I’ll never forget the way I felt on that long-ago Sunday when Pastor George Johnson announced that he was leaving us. He had been our pastor, my pastor, at Christ Lutheran Church here in Long Beach for twelve years. He had confirmed me. He had performed our wedding. He baptized our daughter, Brooke. I still had so much I wanted to learn from him about what it means to be a Christian—and how to be a Christian. And now suddenly he was telling us that he was going away, that God was leading him somewhere else.
When George told us he was leaving, I felt disheartened and disoriented. I felt dismayed. I felt anxious about the future of our congregation and my own future as a person of faith. My heart was troubled.
I felt sad and discouraged when I learned that Pastor George was leaving, but what I felt that day was nothing compared to what the disciples must have felt when they heard Jesus say, “I am only going to be with you a little while longer. . . Where I’m going you cannot come.”
That evening as they sat down to dinner, he had washed their feet and told them they must learn how to serve one another. Hard on the heels of that teaching, he had told them that he was about to be betrayed. But before they could really take in that troubling news, he gave them a new commandment: “I give you a new commandment, that you love one another. Just as I have loved you, you also should love one another. By this everyone will know that you are my disciples, if you have love for one another.”
And that’s when he told them he was leaving. “Where I am going, you cannot follow me now; but you will follow afterward.”
So they were upset. They were confused. They were anxious. Their hearts were in turmoil.
“Do not let your hearts be troubled,” said Jesus. “Believe in God; believe also in me.”
That’s how it reads in most of our translations. What it actually says in the Greek, though, is slightly different:
Do not let your (plural) heart (singular) be troubled.
It’s possible that this is just a quirk of the language, but it’s more likely that Jesus is reminding them to be unified in their love for one another and for him, to be so united in love and purpose that it would be as if they had one heart. And he wants that singular communal heart to be at peace.
You, plural, do not let your singular heart be troubled.
“Believe in God; believe also in me.” Again, that’s how many of our translations render it, but it really would be better translated and more to the point to hear him say, “Trust God. And also trust me.” The Greek word at work here, pisteuete, can be translated either way—believe or trust.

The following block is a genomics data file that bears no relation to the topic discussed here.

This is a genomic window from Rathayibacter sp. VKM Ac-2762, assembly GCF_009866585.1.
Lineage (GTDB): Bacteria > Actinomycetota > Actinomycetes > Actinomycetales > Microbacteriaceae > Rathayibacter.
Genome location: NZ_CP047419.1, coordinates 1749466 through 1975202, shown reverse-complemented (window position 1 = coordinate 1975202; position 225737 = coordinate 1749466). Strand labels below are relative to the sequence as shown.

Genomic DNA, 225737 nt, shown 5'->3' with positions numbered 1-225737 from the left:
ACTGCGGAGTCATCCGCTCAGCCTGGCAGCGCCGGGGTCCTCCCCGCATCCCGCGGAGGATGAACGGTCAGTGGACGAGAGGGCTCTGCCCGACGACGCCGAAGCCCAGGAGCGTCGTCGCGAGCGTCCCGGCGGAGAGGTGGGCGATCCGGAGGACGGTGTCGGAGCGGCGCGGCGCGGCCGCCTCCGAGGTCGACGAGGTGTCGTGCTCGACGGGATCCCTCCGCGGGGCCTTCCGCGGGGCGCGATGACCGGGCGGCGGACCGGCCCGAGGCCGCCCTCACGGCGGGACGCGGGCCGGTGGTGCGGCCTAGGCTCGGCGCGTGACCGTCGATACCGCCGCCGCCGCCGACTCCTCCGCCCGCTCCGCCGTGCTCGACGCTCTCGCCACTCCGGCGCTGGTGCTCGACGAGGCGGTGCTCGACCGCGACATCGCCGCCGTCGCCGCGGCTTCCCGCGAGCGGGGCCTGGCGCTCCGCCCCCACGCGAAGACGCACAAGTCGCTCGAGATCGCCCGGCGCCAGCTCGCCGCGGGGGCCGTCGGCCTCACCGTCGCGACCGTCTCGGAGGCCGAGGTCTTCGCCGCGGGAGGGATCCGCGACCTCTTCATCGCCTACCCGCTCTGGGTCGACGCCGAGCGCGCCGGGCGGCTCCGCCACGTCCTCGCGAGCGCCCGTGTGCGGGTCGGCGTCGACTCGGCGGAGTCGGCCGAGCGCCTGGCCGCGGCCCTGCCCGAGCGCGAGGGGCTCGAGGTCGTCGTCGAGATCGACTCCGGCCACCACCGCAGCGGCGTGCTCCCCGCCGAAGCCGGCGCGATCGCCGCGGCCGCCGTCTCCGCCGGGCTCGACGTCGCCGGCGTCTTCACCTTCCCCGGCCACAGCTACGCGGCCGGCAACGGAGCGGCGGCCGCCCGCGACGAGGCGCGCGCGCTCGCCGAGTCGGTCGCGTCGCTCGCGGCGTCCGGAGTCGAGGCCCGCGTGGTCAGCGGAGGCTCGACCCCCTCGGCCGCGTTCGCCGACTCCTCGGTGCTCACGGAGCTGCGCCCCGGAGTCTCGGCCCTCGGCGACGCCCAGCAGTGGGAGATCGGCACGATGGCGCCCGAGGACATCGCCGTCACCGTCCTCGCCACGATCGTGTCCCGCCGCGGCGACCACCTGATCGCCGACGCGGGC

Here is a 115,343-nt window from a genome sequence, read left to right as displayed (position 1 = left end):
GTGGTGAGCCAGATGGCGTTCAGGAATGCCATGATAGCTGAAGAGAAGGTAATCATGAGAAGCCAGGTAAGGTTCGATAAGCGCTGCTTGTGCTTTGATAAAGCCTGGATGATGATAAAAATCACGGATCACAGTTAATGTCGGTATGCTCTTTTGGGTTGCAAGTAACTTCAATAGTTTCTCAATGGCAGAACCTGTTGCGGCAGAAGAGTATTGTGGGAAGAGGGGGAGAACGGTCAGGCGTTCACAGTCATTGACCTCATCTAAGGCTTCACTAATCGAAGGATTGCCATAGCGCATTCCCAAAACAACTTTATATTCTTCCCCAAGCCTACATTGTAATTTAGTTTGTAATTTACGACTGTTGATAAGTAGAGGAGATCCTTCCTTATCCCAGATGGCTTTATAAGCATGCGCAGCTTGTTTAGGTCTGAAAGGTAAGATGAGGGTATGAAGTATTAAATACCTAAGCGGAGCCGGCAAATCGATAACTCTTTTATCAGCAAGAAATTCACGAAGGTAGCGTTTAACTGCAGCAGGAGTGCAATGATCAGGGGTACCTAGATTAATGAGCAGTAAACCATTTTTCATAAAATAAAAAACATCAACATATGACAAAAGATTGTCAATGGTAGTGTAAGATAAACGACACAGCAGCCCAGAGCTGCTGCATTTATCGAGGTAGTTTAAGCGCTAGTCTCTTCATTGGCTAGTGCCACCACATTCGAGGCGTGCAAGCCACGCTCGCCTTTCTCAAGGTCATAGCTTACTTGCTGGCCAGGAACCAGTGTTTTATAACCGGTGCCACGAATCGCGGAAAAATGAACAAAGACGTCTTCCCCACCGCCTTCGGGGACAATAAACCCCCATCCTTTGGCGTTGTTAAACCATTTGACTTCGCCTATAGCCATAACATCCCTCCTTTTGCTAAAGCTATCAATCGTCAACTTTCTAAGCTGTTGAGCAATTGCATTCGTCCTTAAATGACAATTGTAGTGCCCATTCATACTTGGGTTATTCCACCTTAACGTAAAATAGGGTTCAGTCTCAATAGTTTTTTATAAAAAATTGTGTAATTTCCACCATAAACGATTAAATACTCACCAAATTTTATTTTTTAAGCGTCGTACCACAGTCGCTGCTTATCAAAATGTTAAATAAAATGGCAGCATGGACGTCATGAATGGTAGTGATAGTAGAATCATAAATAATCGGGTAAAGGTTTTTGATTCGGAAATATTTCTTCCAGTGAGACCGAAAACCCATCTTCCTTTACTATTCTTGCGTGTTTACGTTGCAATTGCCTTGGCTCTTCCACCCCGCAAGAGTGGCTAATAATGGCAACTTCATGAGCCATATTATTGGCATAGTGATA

Believe or trust? They have similar meanings but they’re not exactly synonyms. Believe is a head word, an intellect word. Trust is a word with guts. A word with heart. A word with legs. Belief is isolated and cerebral. Trust is a relationship. I may believe you’re strong enough to hold the rope that keeps me from plunging into the abyss, but it takes trust for me to actually put that rope in your hands.
Jesus is telling them that, come what may, they can trust him. Trust God, he says, and trust me. Trust me to the end. Trust me to beyond what looks like the end. Things are about to get more horrible than you can imagine. There will be betrayal and painful, ugly, humiliating death. There will be astonishing, joyful, unexpected resurrection. There will be mysterious and baffling ascension. Those are just stops along the Way. Keep following me. Keep going. Trust God. Trust me.
“In my Father’s house,” says Jesus, “there are many dwelling places.”
I feel a lot of sympathy for the translators here because the “dwelling places” are not really places at all. The Greek word translated as “dwelling places,” monai, comes from the same root as the word for “abide.” Meno, to abide, is the Gospel of John’s favorite and most frequently used word to describe being in a relationship with Jesus. It’s the word Jesus uses when he tells Philip, “The words that I say to you I do not speak on my own; but the Father who dwells in me—abides in me—is doing his works.”
When Jesus tells us that there are many dwelling places in God’s house, he is not giving us a tableau of heaven; he’s not painting us a picture of the great reward at the finish line. He’s giving us a travelogue. Jesus is telling us that faith in him is, in fact, a journey with him. He’s telling us that as we follow him through God’s house in this world and into what comes next, there is no end of places to stop and catch our holy breath. He’s telling us that there are a lot of places to pitch our tent along the Way, a lot of places to enjoy our companionship, to tell stories and sing songs and make s’mores on the pleasant evenings or to huddle together for warmth and comfort when things are cold and dismal.